Visitors to Buffalo's Canalside pass by a fence surrounding the pit marking where Memorial Auditorium once stood. It used to rock with basketball, hockey and The Who. Wednesday night, the public was shown three possibilities of what might rock that two-acre hole into the future.
The Aud closed in 1996 and was finally demolished in 2009, leaving the pit. Rep. Brian Higgins (D-Buffalo) has long criticized the Erie Canal Harbor Development Corporation for letting the property idle, as other pieces of the neighborhood have been developed and heavily used.
That is supposed to change, with eventual construction of low-rise, medium-rise or high-rise buildings built on top of major indoor parking. ECHDC President Steve Ranalli said the renderings shown to the public are a sign of what will be.
"That's been the best part of being involved and when we started this and people would come to meetings and question if this would ever get done," Ranalli said. "Now we come to meetings and people are here because they know something will get done, and they want to make sure that it's something that they want to see. Absolutely, people understand that things are changing. They are changing for the better, but they definitely still want to be part of that change."
Ranalli said the agency should be ready to send out development proposals in about a year, once decisions are made on which of the three possibilities, or some combination of the three: housing residential, commercial and retail space, with some streets along old routes and some quirky plazas among the new structures.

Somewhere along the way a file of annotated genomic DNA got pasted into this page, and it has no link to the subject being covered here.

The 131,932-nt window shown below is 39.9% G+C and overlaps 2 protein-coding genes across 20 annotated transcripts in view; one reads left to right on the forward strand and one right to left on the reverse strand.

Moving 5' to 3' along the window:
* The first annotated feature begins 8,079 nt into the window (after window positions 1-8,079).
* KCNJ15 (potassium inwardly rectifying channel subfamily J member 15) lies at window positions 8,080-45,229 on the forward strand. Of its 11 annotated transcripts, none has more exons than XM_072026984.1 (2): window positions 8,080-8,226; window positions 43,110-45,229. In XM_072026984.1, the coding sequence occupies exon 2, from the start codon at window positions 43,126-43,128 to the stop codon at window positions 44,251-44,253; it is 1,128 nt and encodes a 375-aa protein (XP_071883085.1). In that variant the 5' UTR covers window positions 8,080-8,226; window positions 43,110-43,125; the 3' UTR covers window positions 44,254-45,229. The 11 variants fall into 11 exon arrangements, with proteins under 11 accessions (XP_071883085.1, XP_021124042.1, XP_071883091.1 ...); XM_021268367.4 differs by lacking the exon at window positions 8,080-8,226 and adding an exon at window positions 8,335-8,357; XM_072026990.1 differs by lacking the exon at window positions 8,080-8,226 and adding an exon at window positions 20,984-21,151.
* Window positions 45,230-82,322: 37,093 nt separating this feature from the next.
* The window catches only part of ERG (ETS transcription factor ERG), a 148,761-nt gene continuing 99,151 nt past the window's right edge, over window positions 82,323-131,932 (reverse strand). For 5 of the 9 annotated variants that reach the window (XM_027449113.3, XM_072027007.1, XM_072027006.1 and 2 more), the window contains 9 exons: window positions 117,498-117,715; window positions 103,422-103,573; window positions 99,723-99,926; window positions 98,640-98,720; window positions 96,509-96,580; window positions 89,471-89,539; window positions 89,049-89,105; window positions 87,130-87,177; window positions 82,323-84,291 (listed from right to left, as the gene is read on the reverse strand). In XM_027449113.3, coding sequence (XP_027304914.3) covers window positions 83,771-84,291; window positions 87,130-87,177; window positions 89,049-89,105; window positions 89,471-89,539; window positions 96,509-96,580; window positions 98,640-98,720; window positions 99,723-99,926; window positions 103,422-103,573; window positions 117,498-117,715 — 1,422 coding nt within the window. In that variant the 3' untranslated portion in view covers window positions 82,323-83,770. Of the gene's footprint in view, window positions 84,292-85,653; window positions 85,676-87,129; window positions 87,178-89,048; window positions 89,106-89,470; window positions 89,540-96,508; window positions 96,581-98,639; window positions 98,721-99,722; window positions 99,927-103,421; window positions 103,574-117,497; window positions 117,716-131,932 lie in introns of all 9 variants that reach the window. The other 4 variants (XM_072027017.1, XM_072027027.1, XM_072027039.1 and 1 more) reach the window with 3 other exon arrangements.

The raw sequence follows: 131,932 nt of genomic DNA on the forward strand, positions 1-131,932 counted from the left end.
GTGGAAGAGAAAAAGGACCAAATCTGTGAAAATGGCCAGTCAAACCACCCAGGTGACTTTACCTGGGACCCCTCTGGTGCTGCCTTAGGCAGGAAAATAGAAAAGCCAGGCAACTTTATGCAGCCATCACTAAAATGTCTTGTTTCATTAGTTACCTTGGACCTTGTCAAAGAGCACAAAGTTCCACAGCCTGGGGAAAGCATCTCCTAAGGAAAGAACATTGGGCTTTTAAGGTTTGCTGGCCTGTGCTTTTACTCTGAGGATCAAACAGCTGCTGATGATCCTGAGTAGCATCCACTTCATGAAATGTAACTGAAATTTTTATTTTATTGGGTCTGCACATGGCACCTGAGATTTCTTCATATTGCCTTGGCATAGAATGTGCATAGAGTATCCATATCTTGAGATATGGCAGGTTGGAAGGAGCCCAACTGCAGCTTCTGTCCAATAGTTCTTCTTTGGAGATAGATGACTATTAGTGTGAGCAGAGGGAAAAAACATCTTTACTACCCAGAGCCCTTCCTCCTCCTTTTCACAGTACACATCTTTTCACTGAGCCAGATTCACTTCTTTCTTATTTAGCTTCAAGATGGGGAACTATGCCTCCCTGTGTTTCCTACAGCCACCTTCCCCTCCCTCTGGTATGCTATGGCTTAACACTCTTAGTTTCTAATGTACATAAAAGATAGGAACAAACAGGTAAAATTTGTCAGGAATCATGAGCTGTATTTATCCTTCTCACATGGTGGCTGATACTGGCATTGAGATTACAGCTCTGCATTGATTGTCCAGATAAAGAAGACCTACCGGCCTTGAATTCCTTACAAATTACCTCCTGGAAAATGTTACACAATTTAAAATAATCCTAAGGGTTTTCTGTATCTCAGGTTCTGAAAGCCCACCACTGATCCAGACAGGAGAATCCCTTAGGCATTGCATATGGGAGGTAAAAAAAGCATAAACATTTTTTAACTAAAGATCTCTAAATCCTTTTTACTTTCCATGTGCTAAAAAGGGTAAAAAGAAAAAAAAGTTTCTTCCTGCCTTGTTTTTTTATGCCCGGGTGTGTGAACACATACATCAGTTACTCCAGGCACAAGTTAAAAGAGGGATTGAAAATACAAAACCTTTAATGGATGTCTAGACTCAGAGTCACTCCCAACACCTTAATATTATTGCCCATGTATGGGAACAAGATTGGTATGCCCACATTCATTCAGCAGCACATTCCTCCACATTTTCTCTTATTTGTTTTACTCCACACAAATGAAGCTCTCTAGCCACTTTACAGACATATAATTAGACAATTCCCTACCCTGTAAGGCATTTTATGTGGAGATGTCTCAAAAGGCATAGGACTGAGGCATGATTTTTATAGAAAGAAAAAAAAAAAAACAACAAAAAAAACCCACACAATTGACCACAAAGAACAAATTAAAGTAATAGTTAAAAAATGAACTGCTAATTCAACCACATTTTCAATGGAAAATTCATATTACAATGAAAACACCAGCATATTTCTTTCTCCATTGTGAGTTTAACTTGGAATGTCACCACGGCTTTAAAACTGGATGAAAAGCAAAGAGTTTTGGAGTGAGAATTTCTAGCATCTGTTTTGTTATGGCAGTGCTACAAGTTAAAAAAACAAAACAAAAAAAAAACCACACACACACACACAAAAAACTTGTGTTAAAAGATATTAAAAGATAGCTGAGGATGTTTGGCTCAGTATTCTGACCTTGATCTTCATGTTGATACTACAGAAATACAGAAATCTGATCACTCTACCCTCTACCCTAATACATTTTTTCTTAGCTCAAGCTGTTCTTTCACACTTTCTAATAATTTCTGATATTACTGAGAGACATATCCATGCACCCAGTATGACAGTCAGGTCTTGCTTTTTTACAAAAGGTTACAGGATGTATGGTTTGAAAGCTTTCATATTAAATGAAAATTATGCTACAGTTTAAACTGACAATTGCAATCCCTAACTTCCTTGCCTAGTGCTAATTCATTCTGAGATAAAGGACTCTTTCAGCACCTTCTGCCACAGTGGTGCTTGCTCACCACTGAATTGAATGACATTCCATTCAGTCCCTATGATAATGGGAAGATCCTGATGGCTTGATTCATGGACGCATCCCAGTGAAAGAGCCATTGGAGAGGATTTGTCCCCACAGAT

Tara Boggio is with the Dutch engineering firm T.Y. Lin International Group, which has been brought in for the infrastructure project. As Deputy Project Manager, Boggio said there is support for a neighborhood.
"We've heard the word neighborhood a lot. We've heard people say they want it to be a neighborhood, but they want it to be a welcoming neighborhood to all of Buffalo and people who come to visit," she said. "Obviously, being Canalside, a lot of visitors come down here, so it wants to be the best of both worlds, right? It wants to be welcoming and accomodate people who are coming from the outside, but it also wants to be a neighborhood that can be self-inclusive if they want it to be."
Local preservationist Tim Tielman said this plan will guarantee the Outer Harbor stays grassy and open.
"This is where we ought to be developing more densely. We want to help downtown," Tielman said, "and I think the implication - you're absolutely correct - the implication is that the Outer Harbor will be for open space recreation, while, in a sense, this is for urban living and urban types of recreation."
Tielman said he has been impressed with other work from the Dutch development consultant brought in for the project.